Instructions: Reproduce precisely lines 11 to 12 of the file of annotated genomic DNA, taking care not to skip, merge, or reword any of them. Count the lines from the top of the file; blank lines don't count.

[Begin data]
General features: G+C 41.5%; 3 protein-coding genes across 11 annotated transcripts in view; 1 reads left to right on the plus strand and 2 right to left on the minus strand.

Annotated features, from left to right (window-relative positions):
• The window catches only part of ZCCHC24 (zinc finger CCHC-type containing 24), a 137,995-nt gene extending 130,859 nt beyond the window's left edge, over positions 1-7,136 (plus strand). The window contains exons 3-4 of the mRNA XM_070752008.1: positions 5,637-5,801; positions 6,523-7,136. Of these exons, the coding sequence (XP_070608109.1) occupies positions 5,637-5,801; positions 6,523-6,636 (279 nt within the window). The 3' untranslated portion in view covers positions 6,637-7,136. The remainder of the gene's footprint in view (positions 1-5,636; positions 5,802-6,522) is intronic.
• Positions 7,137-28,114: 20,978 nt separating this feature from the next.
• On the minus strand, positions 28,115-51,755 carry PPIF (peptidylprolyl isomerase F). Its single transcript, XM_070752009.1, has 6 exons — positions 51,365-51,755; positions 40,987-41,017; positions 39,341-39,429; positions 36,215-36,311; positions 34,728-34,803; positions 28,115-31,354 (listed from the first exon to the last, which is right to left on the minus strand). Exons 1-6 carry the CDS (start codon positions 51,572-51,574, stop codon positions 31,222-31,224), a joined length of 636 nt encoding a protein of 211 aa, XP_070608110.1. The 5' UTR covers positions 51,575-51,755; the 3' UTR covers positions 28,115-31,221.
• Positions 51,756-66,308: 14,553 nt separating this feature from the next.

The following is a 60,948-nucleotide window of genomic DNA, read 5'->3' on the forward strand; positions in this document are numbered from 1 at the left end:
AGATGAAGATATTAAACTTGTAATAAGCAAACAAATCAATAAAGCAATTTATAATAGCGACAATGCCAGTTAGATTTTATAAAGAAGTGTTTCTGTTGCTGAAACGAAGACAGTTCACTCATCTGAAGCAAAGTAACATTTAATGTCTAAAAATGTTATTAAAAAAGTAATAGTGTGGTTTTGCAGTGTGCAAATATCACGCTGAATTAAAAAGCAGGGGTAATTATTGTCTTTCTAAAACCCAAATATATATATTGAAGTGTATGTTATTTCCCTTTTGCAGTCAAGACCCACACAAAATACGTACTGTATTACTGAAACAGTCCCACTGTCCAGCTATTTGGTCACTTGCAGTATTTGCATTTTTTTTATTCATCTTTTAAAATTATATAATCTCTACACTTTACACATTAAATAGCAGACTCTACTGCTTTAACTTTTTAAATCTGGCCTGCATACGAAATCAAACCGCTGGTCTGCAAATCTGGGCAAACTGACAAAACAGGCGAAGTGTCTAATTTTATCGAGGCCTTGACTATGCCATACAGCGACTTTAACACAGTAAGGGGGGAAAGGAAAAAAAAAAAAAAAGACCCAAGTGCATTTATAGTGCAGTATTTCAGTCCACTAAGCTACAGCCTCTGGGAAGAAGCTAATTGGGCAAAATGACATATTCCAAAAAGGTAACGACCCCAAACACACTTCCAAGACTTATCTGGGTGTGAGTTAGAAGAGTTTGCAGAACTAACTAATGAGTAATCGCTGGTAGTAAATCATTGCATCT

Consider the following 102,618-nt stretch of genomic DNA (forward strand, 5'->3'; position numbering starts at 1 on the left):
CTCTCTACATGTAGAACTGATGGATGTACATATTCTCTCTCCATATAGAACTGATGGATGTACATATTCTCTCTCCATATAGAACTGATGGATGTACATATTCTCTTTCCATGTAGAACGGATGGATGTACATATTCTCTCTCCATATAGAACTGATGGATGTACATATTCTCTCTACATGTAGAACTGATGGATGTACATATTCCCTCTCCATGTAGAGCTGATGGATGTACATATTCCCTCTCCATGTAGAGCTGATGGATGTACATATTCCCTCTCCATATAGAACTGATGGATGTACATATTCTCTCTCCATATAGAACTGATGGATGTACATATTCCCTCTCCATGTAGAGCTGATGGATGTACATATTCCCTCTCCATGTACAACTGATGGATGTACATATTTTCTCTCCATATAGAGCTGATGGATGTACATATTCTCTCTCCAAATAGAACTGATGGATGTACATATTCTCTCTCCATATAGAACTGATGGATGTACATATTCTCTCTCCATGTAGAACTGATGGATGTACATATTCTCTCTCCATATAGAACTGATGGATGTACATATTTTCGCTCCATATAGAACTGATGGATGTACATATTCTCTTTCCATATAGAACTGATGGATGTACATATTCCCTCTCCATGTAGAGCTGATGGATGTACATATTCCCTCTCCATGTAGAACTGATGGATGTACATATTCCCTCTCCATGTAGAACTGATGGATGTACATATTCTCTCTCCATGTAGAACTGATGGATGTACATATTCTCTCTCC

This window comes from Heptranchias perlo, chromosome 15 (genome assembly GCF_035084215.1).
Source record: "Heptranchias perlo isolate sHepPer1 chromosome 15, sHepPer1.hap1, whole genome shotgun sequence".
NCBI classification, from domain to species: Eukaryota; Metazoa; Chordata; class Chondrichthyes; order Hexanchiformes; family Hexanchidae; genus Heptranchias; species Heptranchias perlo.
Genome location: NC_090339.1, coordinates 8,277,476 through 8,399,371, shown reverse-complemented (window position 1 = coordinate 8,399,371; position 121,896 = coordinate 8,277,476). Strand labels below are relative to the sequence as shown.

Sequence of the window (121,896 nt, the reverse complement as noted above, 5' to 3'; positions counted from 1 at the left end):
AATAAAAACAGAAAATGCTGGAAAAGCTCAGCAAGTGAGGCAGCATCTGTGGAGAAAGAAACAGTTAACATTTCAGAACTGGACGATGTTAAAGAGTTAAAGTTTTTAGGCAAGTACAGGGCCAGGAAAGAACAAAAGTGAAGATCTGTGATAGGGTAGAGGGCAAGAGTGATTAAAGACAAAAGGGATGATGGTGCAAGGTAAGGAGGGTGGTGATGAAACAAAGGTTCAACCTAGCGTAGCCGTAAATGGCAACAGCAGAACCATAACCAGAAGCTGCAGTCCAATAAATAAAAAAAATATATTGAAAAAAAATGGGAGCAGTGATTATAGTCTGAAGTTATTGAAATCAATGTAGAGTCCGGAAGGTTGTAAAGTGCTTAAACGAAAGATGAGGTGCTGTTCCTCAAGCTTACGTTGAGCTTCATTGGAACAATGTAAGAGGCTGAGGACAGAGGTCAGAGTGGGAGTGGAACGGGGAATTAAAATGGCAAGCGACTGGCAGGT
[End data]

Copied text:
This window comes from Heptranchias perlo, chromosome 15 (genome assembly GCF_035084215.1).
Source record: "Heptranchias perlo isolate sHepPer1 chromosome 15, sHepPer1.hap1, whole genome shotgun sequence".